‘regarded as’ being disabled, if he or she is
subjected to an action prohibited by the ADA
based on impairment that is not transitory
and minor. So it has to be both. They have to have an
impairment that is expected, this is going to last
or expected to last six months or longer. And so that means that employer
can no longer take an action or refuse to hire a person,
terminate a person, place a person on
voluntary leave, take action because a
person doesn’t meet the qualification standard, any of the people that
fall into this provision, any of the people
who are ‘regarded as’ disabled and are not asking
for reasonable accommodation are covered if they can
show that this action was taken on an impairment and is
not transitory and minor. So the cause of substantially
limited in major life activities don’t apply to this
prong of the definition and evidence
that are covered and believe that an
individual had a substantial limiting major life
impairment is also irrelevant. So the important
thing though is that establishing that
employer took action because they regarded somebody
as being substantially limited doesn’t mean that
there is liability. It just means that
the person is covered and that’s an important
distinction to make. So it just means that, okay a person is covered
employer still gets articulate, you know a non-discriminatory
reason or to asserted defense, it just means that, you know but
it is easier to show coverage. And so for those of
you are practitioners, it doesn’t mean that
you should ignore, maybe it is not clear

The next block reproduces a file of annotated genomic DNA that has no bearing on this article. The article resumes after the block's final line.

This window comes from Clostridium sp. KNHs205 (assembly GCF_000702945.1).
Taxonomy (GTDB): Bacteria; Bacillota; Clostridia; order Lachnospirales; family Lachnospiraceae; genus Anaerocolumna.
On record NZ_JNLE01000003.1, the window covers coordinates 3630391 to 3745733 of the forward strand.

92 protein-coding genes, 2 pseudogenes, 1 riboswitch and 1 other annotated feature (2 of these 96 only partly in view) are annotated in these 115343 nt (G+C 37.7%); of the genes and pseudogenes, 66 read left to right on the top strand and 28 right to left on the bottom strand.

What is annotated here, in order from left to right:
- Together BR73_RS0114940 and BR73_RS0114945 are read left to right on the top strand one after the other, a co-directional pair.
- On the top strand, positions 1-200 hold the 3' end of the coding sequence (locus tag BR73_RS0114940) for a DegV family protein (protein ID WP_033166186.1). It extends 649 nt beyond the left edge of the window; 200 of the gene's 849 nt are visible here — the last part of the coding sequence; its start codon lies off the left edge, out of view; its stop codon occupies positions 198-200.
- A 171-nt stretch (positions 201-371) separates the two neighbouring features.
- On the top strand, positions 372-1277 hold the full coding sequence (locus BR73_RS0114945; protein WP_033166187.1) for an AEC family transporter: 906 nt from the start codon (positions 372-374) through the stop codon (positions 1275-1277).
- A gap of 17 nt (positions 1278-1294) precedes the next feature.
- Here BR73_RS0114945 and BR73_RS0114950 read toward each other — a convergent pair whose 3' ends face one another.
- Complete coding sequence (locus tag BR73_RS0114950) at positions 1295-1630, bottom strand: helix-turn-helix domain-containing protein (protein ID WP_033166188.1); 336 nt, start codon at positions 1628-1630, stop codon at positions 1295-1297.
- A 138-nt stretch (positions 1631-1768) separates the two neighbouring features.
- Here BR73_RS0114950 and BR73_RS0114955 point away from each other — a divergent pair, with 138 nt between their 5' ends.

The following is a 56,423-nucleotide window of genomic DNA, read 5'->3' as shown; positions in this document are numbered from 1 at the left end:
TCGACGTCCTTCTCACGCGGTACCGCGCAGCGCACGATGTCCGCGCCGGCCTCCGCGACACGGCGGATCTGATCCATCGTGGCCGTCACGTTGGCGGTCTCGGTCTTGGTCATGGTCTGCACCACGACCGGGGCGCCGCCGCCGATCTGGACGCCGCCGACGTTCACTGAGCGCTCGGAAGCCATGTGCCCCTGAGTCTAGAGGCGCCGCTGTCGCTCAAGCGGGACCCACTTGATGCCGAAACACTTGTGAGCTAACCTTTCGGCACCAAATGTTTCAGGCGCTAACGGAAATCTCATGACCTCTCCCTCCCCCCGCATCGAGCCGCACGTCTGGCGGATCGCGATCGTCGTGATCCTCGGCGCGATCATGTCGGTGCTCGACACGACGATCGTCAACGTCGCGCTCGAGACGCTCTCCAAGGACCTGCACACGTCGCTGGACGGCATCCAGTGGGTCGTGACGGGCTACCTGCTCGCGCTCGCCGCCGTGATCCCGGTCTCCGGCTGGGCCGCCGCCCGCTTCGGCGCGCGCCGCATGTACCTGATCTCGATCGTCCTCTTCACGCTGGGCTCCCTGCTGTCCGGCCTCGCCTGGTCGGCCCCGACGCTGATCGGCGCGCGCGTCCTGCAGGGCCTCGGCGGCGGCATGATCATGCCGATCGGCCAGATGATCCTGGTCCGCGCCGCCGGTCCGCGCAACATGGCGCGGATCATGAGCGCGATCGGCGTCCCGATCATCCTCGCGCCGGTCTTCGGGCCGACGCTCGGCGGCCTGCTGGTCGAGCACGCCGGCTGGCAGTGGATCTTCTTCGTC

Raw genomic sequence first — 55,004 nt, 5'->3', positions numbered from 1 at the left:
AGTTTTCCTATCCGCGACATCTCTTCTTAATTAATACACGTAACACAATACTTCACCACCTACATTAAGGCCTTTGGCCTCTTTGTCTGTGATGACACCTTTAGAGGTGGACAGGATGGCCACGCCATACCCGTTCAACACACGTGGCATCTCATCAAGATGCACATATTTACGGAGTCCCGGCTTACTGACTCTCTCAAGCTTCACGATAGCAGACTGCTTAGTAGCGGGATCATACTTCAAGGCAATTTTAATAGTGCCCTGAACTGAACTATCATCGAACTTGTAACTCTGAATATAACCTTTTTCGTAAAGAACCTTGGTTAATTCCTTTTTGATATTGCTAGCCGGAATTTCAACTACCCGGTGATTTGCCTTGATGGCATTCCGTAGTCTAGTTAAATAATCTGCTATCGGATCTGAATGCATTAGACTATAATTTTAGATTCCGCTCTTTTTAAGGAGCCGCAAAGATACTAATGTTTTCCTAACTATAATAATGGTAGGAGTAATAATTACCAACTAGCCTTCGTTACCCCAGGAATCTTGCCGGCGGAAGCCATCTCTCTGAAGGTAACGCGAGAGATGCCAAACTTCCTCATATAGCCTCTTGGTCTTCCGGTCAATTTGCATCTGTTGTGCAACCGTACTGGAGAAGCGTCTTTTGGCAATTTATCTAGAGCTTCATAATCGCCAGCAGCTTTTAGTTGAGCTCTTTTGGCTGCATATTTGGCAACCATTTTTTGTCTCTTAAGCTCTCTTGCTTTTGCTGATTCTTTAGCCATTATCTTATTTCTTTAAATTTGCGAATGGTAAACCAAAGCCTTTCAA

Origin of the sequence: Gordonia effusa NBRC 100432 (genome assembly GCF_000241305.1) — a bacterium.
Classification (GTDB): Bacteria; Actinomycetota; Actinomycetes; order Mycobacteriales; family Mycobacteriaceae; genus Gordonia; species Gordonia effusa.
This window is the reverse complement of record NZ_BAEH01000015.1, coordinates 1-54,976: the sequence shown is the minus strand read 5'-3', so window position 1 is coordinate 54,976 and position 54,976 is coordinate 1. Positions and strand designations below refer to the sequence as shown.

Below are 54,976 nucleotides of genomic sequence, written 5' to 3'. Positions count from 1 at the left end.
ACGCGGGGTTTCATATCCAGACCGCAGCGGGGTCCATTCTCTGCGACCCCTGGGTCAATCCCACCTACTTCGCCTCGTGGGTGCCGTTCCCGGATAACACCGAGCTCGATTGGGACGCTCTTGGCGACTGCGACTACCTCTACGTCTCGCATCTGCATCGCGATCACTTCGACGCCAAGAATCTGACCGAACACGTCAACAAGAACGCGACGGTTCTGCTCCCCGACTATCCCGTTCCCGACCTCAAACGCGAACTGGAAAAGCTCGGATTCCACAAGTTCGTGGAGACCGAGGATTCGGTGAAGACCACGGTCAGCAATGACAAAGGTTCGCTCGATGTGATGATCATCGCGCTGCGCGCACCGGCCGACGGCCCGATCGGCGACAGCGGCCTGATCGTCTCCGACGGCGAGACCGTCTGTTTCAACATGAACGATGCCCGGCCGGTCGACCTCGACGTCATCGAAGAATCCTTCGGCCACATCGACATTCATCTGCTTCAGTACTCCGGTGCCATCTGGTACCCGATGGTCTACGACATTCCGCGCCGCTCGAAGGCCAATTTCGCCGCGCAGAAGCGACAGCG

that the person is asking for a reasonable
accommodation, it may come out
that as, you know as you talk to a person
certainly those who are doing investigation may realize that the person came
in the door sounding like they were
alleging desperate treatment, but as you know,
as it started to unfold, you also realize that there is
a reasonable accommodation claim and certainly by all means
then you still have to look at from one of the definition
or maybe prong two. Are there any questions
before I go further because I see some
confused looks, but you know I don’t
know if you really… did you understand the
importance of the change in the statute in
terms of ‘regarded as’. Okay, you want to
add anything Chris? No, go ahead. He tells me to go ahead. And so a good case,
as I said earlier, we haven’t seen a lot of cases
under the ADA Amendments Act, but there have been a few and this was an interesting
case because someone claimed that he was ”regarded as”
as having a disability and this case is George
versus TJX Companies and the plaintiff in this
case worked for retail store where his job entailed